Gulf Watch Alaska’s long-term monitoring program tracks marine ecosystem changes at multiple scales to develop a better understanding of relationships between living organisms and their environment. The monitoring program is comprised of three components: Environmental Drivers, Nearshore Ecosystems, and Pelagic Ecosystems. Each of the components and the projects that make up the components are described under the links to the right. In addition, the program supports a Science Synthesis component that works closely with all monitoring projects to integrate findings, analyze the studies across projects and components, and develop a greater understanding of ecosystem effects across the northern Gulf of Alaska. Findings from this program are shared and utilized by the scientific community, resource management agencies and decisionmakers, spill-affected communities, and the public.
During the first five years of integrated monitoring, two examples of interesting observations emerged: the response of species (from plankton to whales) to the warm water anomaly and identification of multi-species aggregation areas that are consistently used over time.
Warm Anomaly Observations
Increased water temperatures across the Gulf of Alaska from late 2013 through 2016 drove changes throughout the marine system, from the smallest plankton to the largest whales. The proportion of large, fatty, nutrient rich zooplankton that prefer cold water declined while smaller, less nutrient-dense species that prefer warm water increased. Long-bodied diatoms that thrive in low nutrient conditions, including species that produce toxins, increased in proportion relative to all phytoplankton.
Along with changes in the physical environment and plankton (the base of the pelagic food chain), Gulf Watch Alaska scientists documented harmful algal blooms; sea star wasting disease; altered distributions of forage fish (such as sand lance and capelin), salmon, seabirds, and whales; and unusual mortality events of murres, baleen whales, and sea otters.
Hot ocean winters
bring small copepods in spring
Redistribution of health
Collaborative monitoring in Prince William Sound indicates humpback whale, killer whale, and seabird feeding aggregations with strong seasonal and spatial consistency closely tied to prey populations and ocean conditions. This knowledge offers opportunities to improve monitoring efficiency and precision for difficult to target pelagic species, particularly forage fish.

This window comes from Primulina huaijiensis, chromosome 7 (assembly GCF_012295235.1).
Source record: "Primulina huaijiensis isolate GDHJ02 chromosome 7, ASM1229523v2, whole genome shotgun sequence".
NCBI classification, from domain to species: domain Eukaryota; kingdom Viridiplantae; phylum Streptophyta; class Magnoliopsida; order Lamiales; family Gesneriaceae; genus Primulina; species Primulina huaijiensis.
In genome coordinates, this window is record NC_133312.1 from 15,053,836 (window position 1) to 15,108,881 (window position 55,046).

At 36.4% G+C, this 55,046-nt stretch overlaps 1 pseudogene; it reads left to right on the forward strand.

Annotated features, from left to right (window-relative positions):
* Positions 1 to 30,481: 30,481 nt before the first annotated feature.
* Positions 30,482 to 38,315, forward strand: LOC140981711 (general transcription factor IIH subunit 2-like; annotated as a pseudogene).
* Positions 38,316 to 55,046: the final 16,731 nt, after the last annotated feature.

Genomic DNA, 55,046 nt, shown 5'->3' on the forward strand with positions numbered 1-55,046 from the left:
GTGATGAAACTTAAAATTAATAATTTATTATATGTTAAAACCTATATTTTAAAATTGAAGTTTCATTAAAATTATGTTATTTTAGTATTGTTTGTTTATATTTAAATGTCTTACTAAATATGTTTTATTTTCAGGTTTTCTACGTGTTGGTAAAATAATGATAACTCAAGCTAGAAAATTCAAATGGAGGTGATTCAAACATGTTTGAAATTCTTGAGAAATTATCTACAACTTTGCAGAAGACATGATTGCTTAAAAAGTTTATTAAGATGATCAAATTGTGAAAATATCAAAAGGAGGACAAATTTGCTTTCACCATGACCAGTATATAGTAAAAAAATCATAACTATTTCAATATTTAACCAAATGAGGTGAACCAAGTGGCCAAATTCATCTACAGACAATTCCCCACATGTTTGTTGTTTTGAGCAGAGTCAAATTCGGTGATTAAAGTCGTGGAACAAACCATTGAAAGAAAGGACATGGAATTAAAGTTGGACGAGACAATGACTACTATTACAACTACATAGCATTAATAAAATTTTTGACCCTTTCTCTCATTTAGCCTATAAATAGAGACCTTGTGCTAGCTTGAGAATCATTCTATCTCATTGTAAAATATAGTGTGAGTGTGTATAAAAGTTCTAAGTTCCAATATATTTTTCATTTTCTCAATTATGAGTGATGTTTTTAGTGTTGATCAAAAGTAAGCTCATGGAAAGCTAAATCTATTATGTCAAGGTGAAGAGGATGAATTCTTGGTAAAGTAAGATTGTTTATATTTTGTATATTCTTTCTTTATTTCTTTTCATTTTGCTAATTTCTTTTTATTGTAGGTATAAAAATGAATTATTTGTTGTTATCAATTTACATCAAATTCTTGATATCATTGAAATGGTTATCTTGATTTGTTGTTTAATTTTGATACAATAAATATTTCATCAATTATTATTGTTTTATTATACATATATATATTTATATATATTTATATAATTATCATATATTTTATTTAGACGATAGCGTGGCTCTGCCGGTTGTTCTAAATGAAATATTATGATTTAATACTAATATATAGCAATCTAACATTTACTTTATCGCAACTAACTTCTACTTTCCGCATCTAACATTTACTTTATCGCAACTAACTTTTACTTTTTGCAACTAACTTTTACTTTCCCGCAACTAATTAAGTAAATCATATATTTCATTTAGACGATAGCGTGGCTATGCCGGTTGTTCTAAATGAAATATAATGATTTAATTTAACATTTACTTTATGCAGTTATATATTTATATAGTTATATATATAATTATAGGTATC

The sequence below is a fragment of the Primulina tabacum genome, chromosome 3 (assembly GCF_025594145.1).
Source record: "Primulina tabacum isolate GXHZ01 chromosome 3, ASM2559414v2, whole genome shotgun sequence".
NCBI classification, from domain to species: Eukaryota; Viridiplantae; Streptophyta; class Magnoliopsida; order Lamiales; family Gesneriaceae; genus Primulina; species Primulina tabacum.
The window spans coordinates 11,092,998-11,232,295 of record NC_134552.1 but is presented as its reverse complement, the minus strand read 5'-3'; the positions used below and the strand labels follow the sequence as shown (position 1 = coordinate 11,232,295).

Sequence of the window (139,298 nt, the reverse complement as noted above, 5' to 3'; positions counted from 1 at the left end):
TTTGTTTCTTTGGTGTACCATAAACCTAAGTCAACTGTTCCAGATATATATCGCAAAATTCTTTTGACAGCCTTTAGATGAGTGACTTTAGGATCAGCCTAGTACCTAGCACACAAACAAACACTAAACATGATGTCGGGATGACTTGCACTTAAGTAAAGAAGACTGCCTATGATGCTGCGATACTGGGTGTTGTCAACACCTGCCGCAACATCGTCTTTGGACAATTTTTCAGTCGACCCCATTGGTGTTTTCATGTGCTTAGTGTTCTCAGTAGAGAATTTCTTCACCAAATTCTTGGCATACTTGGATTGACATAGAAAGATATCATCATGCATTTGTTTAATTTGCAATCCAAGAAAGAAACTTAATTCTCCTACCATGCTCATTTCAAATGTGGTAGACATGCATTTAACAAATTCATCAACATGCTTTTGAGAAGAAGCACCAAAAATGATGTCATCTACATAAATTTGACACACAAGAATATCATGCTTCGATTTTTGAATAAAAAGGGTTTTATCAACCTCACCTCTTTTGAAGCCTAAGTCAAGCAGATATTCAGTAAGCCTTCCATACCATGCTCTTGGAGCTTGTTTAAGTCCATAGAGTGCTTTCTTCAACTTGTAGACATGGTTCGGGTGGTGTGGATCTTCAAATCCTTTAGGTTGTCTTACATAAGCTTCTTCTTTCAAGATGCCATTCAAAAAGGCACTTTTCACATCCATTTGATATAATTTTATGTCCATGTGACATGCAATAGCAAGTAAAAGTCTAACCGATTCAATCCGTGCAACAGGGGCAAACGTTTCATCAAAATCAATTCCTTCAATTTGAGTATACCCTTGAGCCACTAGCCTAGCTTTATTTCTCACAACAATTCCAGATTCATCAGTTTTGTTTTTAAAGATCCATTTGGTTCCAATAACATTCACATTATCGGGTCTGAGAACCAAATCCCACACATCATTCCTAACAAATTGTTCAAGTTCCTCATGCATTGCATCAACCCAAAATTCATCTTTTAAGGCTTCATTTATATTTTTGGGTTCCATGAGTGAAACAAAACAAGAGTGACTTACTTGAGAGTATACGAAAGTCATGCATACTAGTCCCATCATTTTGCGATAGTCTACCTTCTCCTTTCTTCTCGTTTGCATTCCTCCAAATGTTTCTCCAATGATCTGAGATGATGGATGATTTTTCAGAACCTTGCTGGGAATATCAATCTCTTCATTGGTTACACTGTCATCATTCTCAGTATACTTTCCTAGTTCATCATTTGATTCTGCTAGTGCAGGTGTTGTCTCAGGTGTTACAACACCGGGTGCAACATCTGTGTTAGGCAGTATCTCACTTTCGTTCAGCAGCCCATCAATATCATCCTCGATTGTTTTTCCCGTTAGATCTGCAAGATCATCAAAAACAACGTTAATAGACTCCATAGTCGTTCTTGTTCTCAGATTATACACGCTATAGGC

Whale and bird beckon
to where forage fish hide out
Follow us, they say
Gulf Watch Alaska is the long-term ecosystem-monitoring program of the Exxon Valdez Oil Spill Trustee Council for the marine ecosystem affected by the 1989 oil spill. The Trustee Council began funding the program in 2012; however, many of the studies have a much longer time series. The current five-year, $12 million program began in February 2017 and is the second 5-year increment of a program anticipated to span a 20-year period. The current program includes 11 projects within three monitoring components: Environmental Drivers, Pelagic Ecosystem, and Nearshore Ecosystem. We coordinate with our sister programs studying Prince William Sound Pacific herring and lingering oil, and receive support from the data management program.
Why are we monitoring?
Extensive restoration, research, and monitoring efforts have taken place over the past two decades following the Exxon Valdez oil spill, but full recovery is still not complete. Some oil is still lingering in beaches and may continue to affect the environment. With this program, the Trustee Council has committed to long-term monitoring to gain information about the lingering oil and the recovery of species and resources injured by the spill, as well as other factors that may be affecting recovery, such as changing climate, oceanographic and ecosystem conditions. Extensive restoration, research, and monitoring efforts have taken place over the past two decades following the Exxon Valdez oil spill, but full recovery is still not complete. Some oil is still lingering in beaches and may continue to affect the environment. With this program, the Trustee Council has committed to long-term monitoring to gain information about the lingering oil and the recovery of species and resources injured by the spill, as well as other factors that may be affecting recovery, such as changing climate, oceanographic and ecosystem conditions.
The overall goals of Gulf Watch Alaska are to:
- Provide sound scientific information on biological resources and environmental conditions to management agencies, the scientific research community and the general public;
- Identify and help understand the impacts of multiple factors on recovery of resources injured by the 1989 oil spill; and
- Leverage partnerships with state and federal agencies, universities, non-profits and private entities to integrate and provide access to data from broader monitoring efforts in the region.
What are the benefits to researchers and managers?
- 30 years of historic data are being compiled and synthesized with ongoing and future data collection.
- Patterns in environmental conditions for a variety of species (trends in abundance, geographic distribution and community composition over different time periods) can be examined to address questions about recovery from the oil spill and other factors limiting recovery across the Gulf of Alaska and lower Cook Inlet, including climate change.
- All program data is accessible through the project website and Gulf of Alaska data portal for use by other scientists to better understand marine ecosystems and by natural resource managers to better understand the potential effects of management decisions.
- Data and information products are accessible to teachers for use in the classroom.